28. 28. <ul><ul><li>Unsaturated fatty acids </li></ul></ul><ul><ul><ul><li>Have less than the maximum number of hydrogens bonded to the carbons. </li></ul></ul></ul><ul><ul><li>Saturated fatty acids </li></ul></ul><ul><ul><ul><li>Have the maximum number of hydrogens bonded to the carbons. </li></ul></ul></ul>Figure 3.15b
  29. 29. <ul><ul><li>Most animal fats have a high proportion of saturated fatty acids, which can be unhealthy. </li></ul></ul><ul><ul><ul><li>Example: butter </li></ul></ul></ul><ul><ul><li>Most plant oils tend to be low in saturated fatty acids. </li></ul></ul><ul><ul><ul><li>Example: corn oil </li></ul></ul></ul>
  30. 30. <ul><ul><li>Not all fats are unhealthy. Some fats perform important functions in the body and are essential to a healthy diet. </li></ul></ul>Figure 3.16
  31. 31. Steroids <ul><ul><li>Steroids are very different from fats in structure and function. </li></ul></ul><ul><ul><ul><li>The carbon skeleton is bent to form four fused rings. </li></ul></ul></ul><ul><ul><li>Cholesterol is the “base steroid” from which your body produces other steroids. </li></ul></ul><ul><ul><ul><li>Example: sex hormones </li></ul></ul></ul>
  32. 32. Steroids Figure 3.17
  33. 33. Proteins Figure 3.19
  34. 34. The Monomers: Amino Acids <ul><ul><li>All proteins are constructed from a common set of 20 kinds of amino acids. </li></ul></ul>
  35. 35. <ul><ul><li>Each amino acid consists of </li></ul></ul><ul><ul><ul><li>A central carbon atom bonded to four covalent partners. </li></ul></ul></ul><ul><ul><ul><li>A side group that is variable among all 20. </li></ul></ul></ul>Figure 3.20
  36. 36. <ul><ul><li>Cells link amino acids together by dehydration reactions. </li></ul></ul><ul><ul><ul><li>The resulting bond between them is called a peptide bond . </li></ul></ul></ul>Figure 3.21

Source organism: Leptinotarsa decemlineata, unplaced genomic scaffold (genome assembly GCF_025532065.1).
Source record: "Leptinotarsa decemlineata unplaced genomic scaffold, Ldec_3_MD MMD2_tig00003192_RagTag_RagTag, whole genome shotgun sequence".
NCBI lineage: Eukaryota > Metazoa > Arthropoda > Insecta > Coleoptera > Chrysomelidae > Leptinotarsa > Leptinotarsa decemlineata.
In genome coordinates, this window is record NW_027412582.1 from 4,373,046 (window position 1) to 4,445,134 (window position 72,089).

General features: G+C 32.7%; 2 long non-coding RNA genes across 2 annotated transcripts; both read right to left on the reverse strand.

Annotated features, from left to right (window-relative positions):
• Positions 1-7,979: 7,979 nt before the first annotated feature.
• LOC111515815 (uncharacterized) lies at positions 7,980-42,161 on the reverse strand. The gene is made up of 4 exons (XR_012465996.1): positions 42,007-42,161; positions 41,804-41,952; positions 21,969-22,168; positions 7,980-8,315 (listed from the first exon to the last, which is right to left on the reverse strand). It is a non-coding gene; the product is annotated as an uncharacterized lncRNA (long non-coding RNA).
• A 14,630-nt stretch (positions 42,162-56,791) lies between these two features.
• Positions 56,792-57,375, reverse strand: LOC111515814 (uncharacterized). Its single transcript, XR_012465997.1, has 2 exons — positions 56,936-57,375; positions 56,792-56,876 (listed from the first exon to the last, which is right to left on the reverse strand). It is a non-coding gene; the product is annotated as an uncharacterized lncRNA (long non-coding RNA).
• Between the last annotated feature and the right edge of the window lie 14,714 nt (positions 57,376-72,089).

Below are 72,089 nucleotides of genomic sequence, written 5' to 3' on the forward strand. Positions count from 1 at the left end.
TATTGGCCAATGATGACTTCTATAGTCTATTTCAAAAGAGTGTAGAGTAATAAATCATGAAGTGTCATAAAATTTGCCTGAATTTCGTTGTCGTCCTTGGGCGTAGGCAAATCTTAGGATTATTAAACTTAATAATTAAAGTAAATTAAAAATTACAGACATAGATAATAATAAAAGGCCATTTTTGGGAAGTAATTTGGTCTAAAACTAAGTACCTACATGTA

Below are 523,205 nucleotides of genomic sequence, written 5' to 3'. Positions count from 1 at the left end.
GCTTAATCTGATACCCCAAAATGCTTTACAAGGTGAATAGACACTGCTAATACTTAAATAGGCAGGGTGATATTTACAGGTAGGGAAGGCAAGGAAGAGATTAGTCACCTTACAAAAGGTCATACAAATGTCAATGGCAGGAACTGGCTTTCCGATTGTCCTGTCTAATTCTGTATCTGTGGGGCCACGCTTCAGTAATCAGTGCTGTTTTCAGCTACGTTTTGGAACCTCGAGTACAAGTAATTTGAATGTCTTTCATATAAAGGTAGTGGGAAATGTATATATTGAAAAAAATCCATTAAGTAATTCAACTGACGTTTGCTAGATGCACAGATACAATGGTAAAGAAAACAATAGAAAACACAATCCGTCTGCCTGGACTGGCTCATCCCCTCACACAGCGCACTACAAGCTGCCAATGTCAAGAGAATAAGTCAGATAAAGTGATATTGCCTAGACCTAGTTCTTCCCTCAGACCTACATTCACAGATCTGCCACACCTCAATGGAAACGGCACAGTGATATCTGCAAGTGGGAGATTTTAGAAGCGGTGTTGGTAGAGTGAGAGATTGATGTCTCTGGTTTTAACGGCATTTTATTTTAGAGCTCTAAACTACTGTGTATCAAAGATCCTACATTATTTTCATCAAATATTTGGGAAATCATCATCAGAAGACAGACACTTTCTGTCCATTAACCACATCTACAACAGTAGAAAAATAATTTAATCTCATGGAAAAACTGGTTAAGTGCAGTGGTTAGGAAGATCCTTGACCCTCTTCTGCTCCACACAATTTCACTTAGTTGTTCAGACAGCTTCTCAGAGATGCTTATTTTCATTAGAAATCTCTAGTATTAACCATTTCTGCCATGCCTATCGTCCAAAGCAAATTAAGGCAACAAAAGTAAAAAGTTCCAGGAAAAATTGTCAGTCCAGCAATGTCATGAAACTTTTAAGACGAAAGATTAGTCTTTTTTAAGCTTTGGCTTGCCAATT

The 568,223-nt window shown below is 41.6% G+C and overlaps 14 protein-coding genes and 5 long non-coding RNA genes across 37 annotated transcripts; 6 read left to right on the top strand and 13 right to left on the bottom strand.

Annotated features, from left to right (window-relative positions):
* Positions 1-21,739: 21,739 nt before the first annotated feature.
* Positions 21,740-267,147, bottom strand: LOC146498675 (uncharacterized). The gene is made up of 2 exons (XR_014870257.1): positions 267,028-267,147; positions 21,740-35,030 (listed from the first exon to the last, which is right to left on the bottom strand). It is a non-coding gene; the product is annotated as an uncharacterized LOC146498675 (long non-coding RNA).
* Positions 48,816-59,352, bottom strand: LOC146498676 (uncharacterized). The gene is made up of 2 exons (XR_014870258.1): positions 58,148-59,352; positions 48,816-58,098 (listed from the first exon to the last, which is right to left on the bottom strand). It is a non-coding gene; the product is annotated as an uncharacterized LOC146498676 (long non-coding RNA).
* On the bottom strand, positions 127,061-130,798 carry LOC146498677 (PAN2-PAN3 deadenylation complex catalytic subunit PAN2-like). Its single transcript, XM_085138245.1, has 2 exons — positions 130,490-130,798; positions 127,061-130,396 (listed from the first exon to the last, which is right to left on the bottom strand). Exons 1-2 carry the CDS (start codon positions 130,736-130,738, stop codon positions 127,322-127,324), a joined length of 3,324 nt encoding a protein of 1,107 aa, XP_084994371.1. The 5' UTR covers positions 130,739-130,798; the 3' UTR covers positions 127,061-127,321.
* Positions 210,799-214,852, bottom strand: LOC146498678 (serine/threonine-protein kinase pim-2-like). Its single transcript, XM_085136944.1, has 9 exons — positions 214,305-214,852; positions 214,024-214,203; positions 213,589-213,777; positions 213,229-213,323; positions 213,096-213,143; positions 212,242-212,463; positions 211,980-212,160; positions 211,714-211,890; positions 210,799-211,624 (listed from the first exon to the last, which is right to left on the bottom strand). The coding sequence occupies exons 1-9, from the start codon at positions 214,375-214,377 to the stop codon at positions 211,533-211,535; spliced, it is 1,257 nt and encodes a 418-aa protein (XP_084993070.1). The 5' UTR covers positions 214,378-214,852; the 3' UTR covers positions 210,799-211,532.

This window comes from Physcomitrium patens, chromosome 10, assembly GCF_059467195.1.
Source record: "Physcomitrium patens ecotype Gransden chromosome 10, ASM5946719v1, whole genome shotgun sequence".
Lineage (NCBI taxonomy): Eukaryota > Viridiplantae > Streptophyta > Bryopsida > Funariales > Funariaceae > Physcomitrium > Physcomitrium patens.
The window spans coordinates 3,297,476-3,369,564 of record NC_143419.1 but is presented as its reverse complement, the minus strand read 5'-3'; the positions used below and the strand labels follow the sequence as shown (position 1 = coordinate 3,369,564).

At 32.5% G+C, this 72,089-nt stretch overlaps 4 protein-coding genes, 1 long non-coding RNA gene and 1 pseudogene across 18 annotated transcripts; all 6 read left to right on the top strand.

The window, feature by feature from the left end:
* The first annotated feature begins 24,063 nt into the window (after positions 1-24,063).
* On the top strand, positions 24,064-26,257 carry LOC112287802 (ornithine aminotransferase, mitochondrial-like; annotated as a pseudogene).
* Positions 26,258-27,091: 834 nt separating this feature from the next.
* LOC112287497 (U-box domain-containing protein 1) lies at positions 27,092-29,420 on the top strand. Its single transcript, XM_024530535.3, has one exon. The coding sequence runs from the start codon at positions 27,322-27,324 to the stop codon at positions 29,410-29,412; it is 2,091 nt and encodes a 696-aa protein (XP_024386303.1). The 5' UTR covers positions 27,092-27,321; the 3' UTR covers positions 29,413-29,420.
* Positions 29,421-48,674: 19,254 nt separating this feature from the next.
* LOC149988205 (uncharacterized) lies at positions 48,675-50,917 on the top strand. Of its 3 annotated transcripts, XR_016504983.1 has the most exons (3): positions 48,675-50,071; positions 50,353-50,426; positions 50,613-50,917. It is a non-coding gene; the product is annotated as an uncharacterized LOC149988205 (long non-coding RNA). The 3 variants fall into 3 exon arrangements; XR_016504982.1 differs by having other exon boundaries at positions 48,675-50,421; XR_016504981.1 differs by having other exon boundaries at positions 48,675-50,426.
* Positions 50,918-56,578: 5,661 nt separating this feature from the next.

37. 37. <ul><ul><li>Primary structure = The specific sequence of amino acids in a protein </li></ul></ul>Figure 3.22 <ul><ul><li>A slight change in the primary structure of a protein affects its ability to function. </li></ul></ul>
  38. 38. <ul><ul><ul><li>The substitution of one amino acid for another in hemoglobin causes sickle-cell disease. </li></ul></ul></ul>Figure 3.23
  39. 39. <ul><ul><li>Proteins have four levels of structure. </li></ul></ul>Figure 3.24
  40. 40. What Determines Protein Structure? <ul><ul><li>A protein’s shape is sensitive to the surrounding environment. </li></ul></ul><ul><ul><ul><li>Unfavorable temperature and pH changes can cause a protein to unravel and lose its shape. </li></ul></ul></ul><ul><ul><ul><li>This is called denaturation. </li></ul></ul></ul>
  41. 41. <ul><li>What type of biological molecules are hydrophillic? Hydrophobic? </li></ul><ul><li>What are the “building blocks” of proteins? </li></ul>
  42. 42. <ul><li>What type of biological molecules are hydrophillic? Hydrophobic? </li></ul><ul><li>Hydrophillic: simple sugars and double sugars </li></ul><ul><li>Hydrophobic: lipids such as fat and cholesterol </li></ul><ul><li>What are the “building blocks” of proteins? </li></ul>
  43. 43. <ul><li>What type of biological molecules are hydrophillic? Hydrophobic? </li></ul><ul><li>Hydrophillic: simple sugars and double sugars </li></ul><ul><li>Hydrophobic: lipids such as fat and cholesterol </li></ul><ul><li>What are the “building blocks” of proteins? </li></ul><ul><li>Amino Acids </li></ul>